The fledgling Beatrix Havergal’s School of Horticulture for women moves to Oxford’s Waterperry House which is to become its home for the next 39 years.
The realisation that by putting holes in the ground grass grows better sees SISIS offer simple hand fork and aerators on wheeled hand frames.
During the depression, the Dutchman J Parker, hailing from three generations of bulb growers and exporters, arrives in England and starts a mail order bulb business – J Parker Dutch Bulbs. The business prospers and today remains solely owned and managed by the founding family.
The first successful rotary mower, the Rotosythe, is developed and introduced by Power Specialities of Maidenhead and later acquired by J.E. Shay of Basingstoke. It utilises a disc or blade that spins horizontally under a safety hood and proves useful on rough, coarse or wet grass.
the first SISIS horse-drawn aerator is sold to Doncaster racecourse.
The Japanese nurseryman Koichiro Wada sends two Rhododendron yakushimanum plants to Lionel de Rothschild, the very first of their kind to arrive in the UK. They are planted at Exbury.
John Deere’s first row-crop tractor – the Model A petrol tractor with rubber tyres – goes into production.
Plant breeder WJC Lawrence begins to investigate the procedure of making seed and potting composts. By 1935 he has established the optimum amounts of N, P and K fertilisers and introduced two standard soils for use at John Innes Horticultural Institution where his trials are taking place; one for sowing and one for potting.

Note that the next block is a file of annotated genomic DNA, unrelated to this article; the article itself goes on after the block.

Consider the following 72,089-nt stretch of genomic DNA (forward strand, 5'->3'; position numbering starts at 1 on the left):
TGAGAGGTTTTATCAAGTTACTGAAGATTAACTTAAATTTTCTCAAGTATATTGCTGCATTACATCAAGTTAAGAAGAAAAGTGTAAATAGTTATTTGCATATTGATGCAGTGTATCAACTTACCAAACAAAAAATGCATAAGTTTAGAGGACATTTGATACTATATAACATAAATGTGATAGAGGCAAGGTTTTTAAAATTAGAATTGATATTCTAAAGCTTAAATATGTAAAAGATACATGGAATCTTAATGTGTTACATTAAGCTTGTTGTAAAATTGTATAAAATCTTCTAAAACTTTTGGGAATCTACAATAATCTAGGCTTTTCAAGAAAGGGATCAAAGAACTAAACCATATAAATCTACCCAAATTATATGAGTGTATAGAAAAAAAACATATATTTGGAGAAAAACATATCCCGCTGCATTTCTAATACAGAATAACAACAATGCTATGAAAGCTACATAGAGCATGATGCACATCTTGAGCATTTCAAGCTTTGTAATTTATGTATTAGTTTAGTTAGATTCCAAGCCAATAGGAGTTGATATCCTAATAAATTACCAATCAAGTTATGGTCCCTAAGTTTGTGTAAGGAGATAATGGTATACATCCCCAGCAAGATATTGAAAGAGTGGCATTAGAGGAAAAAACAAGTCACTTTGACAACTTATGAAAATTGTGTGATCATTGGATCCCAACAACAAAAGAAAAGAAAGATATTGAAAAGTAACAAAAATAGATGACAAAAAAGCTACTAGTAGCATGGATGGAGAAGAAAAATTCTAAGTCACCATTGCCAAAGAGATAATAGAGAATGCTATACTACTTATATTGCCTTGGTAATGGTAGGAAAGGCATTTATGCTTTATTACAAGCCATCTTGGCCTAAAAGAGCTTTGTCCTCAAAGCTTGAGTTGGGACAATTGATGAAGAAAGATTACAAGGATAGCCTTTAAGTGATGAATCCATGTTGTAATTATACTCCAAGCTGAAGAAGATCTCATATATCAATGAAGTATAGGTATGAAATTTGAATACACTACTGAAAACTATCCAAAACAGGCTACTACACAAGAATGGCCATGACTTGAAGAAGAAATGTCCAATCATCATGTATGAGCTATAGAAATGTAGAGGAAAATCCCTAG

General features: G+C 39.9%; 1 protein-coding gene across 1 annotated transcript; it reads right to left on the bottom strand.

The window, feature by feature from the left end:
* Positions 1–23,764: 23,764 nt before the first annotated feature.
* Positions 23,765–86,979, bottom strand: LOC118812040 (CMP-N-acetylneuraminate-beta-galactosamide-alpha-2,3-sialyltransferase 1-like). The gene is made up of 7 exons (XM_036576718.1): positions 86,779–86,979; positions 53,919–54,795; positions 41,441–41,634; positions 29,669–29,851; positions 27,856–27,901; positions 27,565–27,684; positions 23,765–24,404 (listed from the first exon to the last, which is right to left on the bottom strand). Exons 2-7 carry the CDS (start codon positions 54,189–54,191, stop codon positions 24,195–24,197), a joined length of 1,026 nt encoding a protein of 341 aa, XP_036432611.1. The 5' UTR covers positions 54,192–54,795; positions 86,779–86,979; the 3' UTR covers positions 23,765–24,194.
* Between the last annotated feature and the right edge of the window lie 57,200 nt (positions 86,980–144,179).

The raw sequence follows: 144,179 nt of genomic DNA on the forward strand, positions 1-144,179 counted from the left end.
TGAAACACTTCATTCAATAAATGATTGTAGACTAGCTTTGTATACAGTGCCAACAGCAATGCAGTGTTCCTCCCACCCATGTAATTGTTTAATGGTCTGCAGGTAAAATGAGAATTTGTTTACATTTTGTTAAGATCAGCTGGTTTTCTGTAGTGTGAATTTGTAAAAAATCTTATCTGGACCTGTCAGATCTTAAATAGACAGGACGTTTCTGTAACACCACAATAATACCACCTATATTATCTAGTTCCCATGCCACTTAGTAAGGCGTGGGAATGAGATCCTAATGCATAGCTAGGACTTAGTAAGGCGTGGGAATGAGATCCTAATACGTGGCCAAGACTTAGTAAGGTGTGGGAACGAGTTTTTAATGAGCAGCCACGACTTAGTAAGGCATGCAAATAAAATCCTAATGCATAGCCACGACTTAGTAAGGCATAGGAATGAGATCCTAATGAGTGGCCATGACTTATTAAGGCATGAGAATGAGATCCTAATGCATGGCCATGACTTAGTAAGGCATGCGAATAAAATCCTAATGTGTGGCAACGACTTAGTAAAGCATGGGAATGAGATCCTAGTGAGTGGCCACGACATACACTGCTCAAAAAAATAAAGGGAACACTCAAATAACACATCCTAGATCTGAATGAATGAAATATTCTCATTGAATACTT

David Squire’s position as head gardener at the Police Orphanage in Twickenham is made redundant. With a young family to support he sets up his own business, which over the course of the following 80 years develops into one of the best-known family-owned garden centre groups in the industry – Squire’s.
Plant breeder WJC Lawrence examines the suitability of the composts he established in 1835 at the John Innes Horticultural Institution. He arrives at two composts and ‘John Innes Compost’ goes on to become a household name.
The government starts the Women’s Land Army under Lady Gertrude Denman of the Ministry of Agriculture and Fisheries to increase the amount of food grown in Britain.
The government bans growing luxury items including roses in greenhouses such as those in the Lea Valley. Production is geared up for fresh fruit and vegetable supply.